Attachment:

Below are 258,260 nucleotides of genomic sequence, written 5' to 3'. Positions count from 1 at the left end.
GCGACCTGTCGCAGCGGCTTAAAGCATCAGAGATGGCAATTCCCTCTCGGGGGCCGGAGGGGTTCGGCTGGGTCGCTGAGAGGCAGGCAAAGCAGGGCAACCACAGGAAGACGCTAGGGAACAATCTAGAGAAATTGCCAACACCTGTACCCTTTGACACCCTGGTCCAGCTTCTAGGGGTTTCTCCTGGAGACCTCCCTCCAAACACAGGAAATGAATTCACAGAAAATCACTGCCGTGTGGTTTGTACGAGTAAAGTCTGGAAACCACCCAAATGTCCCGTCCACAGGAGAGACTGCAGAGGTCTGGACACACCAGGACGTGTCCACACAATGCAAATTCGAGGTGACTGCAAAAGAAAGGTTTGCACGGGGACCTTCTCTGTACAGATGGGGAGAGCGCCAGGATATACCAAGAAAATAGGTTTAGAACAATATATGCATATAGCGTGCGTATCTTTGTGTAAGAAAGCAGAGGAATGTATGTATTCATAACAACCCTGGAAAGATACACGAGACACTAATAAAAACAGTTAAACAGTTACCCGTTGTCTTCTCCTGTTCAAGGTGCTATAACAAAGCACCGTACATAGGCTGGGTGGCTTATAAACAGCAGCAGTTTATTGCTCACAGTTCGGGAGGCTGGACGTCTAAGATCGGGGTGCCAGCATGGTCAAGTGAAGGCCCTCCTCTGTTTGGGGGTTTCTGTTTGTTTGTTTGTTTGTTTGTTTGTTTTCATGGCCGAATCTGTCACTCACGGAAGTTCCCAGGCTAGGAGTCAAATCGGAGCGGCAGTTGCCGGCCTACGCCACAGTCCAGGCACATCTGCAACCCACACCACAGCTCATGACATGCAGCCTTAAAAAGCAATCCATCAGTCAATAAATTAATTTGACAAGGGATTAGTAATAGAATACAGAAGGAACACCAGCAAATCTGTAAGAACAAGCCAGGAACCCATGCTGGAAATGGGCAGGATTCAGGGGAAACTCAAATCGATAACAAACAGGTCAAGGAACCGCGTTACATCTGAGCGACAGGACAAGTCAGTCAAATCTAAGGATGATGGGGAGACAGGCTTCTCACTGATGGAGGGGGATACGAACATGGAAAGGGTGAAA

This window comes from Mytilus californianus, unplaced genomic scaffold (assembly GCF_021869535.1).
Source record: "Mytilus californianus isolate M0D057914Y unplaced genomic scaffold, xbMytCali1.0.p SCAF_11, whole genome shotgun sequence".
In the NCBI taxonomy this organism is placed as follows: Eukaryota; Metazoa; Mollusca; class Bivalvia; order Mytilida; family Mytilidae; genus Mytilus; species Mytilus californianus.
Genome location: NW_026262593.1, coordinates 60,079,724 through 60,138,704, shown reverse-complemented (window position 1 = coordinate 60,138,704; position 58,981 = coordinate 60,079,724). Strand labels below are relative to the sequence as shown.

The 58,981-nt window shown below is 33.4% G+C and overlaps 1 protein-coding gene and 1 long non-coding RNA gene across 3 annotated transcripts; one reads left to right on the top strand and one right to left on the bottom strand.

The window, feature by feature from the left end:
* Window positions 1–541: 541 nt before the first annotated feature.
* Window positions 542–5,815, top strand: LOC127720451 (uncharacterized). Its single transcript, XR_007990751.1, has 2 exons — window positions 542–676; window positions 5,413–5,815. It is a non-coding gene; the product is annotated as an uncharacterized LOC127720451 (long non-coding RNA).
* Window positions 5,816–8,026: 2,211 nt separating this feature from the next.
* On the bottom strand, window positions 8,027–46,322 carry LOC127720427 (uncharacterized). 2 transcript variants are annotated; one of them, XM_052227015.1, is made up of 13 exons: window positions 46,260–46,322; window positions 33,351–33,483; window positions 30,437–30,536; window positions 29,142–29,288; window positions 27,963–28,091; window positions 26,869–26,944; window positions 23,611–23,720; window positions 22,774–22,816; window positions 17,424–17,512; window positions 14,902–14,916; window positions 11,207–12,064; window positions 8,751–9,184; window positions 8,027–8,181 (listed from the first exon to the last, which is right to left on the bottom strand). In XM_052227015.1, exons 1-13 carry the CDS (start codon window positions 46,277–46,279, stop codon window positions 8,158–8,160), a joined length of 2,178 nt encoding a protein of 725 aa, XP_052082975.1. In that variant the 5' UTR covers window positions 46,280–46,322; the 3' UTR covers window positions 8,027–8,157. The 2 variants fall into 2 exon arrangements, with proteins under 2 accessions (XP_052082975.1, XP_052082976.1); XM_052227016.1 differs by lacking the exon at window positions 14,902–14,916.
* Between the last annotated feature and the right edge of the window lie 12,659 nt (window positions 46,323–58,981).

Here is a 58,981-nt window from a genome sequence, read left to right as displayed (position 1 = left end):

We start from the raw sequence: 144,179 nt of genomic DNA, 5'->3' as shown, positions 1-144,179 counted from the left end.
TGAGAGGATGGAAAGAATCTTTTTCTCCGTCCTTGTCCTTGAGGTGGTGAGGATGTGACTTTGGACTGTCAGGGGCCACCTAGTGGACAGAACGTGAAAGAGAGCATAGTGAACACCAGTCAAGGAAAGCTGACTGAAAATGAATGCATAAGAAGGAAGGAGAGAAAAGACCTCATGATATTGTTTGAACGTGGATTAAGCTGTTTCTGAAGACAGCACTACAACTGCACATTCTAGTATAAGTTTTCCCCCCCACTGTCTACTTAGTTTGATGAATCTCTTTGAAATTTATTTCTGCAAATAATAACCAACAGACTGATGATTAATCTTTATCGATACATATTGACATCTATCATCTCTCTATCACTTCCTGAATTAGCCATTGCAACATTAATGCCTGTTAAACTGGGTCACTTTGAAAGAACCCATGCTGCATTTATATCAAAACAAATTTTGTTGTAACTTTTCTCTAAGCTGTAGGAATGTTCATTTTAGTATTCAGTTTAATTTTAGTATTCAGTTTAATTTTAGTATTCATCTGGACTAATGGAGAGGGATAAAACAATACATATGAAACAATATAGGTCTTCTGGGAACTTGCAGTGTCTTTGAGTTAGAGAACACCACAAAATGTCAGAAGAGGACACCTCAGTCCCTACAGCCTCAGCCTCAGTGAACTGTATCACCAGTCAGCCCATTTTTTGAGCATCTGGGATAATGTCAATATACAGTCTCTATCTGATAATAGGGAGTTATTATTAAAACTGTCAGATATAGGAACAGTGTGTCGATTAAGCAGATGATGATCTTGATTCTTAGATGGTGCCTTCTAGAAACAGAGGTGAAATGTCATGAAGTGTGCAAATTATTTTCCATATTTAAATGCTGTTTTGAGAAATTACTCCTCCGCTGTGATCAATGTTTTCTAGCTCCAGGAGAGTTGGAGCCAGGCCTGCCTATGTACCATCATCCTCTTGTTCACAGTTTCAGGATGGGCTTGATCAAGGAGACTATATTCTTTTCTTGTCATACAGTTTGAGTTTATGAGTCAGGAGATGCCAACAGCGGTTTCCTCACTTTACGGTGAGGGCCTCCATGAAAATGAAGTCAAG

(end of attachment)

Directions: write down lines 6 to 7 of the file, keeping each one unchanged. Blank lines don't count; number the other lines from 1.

Genome location: NW_026262593.1, coordinates 60,079,724 through 60,138,704, shown reverse-complemented (window position 1 = coordinate 60,138,704; position 58,981 = coordinate 60,079,724). Strand labels below are relative to the sequence as shown.

The 58,981-nt window shown below is 33.4% G+C and overlaps 1 protein-coding gene and 1 long non-coding RNA gene across 3 annotated transcripts; one reads left to right on the top strand and one right to left on the bottom strand.